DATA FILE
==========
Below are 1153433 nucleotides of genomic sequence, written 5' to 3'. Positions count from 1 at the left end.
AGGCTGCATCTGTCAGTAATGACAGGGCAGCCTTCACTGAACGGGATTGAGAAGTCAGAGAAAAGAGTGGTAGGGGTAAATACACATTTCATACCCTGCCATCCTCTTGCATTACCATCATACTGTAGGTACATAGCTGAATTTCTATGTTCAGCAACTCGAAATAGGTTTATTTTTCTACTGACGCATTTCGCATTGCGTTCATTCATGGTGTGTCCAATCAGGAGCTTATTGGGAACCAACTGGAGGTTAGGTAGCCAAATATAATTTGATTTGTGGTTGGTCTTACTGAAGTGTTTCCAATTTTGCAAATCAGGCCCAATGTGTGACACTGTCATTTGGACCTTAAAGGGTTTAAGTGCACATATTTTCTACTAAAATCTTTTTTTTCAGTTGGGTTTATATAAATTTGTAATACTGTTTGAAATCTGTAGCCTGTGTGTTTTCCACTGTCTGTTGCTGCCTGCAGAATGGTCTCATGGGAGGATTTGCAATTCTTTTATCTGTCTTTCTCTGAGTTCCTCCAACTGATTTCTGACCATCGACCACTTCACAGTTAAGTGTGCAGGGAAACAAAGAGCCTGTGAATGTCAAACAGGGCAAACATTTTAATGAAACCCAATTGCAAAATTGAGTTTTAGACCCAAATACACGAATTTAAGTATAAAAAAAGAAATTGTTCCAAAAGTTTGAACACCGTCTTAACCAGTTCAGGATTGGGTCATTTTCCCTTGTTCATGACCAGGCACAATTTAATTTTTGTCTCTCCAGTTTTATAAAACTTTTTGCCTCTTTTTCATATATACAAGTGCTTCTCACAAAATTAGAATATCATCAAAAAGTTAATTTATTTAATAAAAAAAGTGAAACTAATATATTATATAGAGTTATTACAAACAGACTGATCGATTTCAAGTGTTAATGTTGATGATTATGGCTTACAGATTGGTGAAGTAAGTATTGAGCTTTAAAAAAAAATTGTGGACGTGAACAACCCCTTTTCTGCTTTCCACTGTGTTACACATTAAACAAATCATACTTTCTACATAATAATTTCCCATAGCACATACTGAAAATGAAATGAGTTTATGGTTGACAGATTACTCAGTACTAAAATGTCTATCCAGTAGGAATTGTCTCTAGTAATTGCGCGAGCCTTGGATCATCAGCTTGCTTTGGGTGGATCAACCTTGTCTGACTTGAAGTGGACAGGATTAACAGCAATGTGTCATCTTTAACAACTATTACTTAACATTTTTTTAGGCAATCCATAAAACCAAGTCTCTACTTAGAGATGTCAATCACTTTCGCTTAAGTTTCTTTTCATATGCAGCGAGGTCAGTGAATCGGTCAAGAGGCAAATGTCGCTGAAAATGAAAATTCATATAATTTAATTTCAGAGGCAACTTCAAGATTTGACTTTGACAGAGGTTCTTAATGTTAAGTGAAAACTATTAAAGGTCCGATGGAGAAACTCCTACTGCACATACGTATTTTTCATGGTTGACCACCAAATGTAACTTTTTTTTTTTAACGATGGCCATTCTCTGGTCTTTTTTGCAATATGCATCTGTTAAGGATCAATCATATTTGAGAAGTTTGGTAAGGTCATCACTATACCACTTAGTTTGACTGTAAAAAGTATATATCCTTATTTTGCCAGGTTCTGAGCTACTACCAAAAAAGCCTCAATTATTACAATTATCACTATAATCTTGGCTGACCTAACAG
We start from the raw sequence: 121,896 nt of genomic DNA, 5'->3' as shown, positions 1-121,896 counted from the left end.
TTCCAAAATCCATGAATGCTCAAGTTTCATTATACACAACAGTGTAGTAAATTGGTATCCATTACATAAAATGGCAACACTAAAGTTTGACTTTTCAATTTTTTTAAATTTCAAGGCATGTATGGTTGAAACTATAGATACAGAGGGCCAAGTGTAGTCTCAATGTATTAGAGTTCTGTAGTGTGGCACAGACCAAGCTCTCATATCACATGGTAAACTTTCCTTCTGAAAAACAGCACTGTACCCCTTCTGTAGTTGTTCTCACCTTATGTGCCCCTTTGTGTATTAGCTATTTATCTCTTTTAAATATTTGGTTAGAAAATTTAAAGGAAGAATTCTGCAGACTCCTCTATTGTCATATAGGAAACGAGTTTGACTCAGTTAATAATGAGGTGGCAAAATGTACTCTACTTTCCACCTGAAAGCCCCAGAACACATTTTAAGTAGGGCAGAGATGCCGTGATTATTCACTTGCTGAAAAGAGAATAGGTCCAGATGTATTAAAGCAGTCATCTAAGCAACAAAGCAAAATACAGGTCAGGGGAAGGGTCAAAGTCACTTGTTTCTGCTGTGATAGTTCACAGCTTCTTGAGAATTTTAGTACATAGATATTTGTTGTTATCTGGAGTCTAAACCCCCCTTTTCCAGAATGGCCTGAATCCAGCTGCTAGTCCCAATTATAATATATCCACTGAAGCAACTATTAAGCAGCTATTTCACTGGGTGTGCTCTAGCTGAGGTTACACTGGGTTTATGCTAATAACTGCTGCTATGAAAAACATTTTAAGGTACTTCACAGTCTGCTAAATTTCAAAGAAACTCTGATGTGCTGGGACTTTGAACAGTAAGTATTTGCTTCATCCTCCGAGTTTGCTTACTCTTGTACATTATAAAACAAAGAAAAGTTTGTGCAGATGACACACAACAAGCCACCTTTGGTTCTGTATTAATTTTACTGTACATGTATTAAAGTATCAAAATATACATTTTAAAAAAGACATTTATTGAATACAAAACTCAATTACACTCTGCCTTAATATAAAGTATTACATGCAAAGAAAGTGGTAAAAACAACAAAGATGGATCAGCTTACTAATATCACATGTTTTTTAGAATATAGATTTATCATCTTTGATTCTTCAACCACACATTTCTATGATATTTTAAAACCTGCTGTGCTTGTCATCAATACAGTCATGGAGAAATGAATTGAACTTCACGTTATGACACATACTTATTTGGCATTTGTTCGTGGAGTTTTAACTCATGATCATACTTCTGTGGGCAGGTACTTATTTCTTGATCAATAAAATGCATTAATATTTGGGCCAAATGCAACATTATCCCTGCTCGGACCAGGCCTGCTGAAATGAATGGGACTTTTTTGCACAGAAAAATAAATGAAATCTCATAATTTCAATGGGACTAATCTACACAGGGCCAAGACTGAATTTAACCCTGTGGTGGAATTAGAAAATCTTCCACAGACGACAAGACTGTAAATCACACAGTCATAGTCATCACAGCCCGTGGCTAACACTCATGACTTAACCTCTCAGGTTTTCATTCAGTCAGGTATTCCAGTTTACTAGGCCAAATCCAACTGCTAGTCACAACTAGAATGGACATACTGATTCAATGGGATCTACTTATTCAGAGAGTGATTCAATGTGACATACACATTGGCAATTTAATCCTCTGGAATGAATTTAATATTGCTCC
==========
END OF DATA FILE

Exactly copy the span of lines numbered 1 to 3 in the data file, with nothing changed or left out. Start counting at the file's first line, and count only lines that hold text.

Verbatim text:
Below are 1153433 nucleotides of genomic sequence, written 5' to 3'. Positions count from 1 at the left end.
AGGCTGCATCTGTCAGTAATGACAGGGCAGCCTTCACTGAACGGGATTGAGAAGTCAGAGAAAAGAGTGGTAGGGGTAAATACACATTTCATACCCTGCCATCCTCTTGCATTACCATCATACTGTAGGTACATAGCTGAATTTCTATGTTCAGCAACTCGAAATAGGTTTATTTTTCTACTGACGCATTTCGCATTGCGTTCATTCATGGTGTGTCCAATCAGGAGCTTATTGGGAACCAACTGGAGGTTAGGTAGCCAAATATAATTTGATTTGTGGTTGGTCTTACTGAAGTGTTTCCAATTTTGCAAATCAGGCCCAATGTGTGACACTGTCATTTGGACCTTAAAGGGTTTAAGTGCACATATTTTCTACTAAAATCTTTTTTTTCAGTTGGGTTTATATAAATTTGTAATACTGTTTGAAATCTGTAGCCTGTGTGTTTTCCACTGTCTGTTGCTGCCTGCAGAATGGTCTCATGGGAGGATTTGCAATTCTTTTATCTGTCTTTCTCTGAGTTCCTCCAACTGATTTCTGACCATCGACCACTTCACAGTTAAGTGTGCAGGGAAACAAAGAGCCTGTGAATGTCAAACAGGGCAAACATTTTAATGAAACCCAATTGCAAAATTGAGTTTTAGACCCAAATACACGAATTTAAGTATAAAAAAAGAAATTGTTCCAAAAGTTTGAACACCGTCTTAACCAGTTCAGGATTGGGTCATTTTCCCTTGTTCATGACCAGGCACAATTTAATTTTTGTCTCTCCAGTTTTATAAAACTTTTTGCCTCTTTTTCATATATACAAGTGCTTCTCACAAAATTAGAATATCATCAAAAAGTTAATTTATTTAATAAAAAAAGTGAAACTAATATATTATATAGAGTTATTACAAACAGACTGATCGATTTCAAGTGTTAATGTTGATGATTATGGCTTACAGATTGGTGAAGTAAGTATTGAGCTTTAAAAAAAAATTGTGGACGTGAACAACCCCTTTTCTGCTTTCCACTGTGTTACACATTAAACAAATCATACTTTCTACATAATAATTTCCCATAGCACATACTGAAAATGAAATGAGTTTATGGTTGACAGATTACTCAGTACTAAAATGTCTATCCAGTAGGAATTGTCTCTAGTAATTGCGCGAGCCTTGGATCATCAGCTTGCTTTGGGTGGATCAACCTTGTCTGACTTGAAGTGGACAGGATTAACAGCAATGTGTCATCTTTAACAACTATTACTTAACATTTTTTTAGGCAATCCATAAAACCAAGTCTCTACTTAGAGATGTCAATCACTTTCGCTTAAGTTTCTTTTCATATGCAGCGAGGTCAGTGAATCGGTCAAGAGGCAAATGTCGCTGAAAATGAAAATTCATATAATTTAATTTCAGAGGCAACTTCAAGATTTGACTTTGACAGAGGTTCTTAATGTTAAGTGAAAACTATTAAAGGTCCGATGGAGAAACTCCTACTGCACATACGTATTTTTCATGGTTGACCACCAAATGTAACTTTTTTTTTTTAACGATGGCCATTCTCTGGTCTTTTTTGCAATATGCATCTGTTAAGGATCAATCATATTTGAGAAGTTTGGTAAGGTCATCACTATACCACTTAGTTTGACTGTAAAAAGTATATATCCTTATTTTGCCAGGTTCTGAGCTACTACCAAAAAAGCCTCAATTATTACAATTATCACTATAATCTTGGCTGACCTAACAG
We start from the raw sequence: 121,896 nt of genomic DNA, 5'->3' as shown, positions 1-121,896 counted from the left end.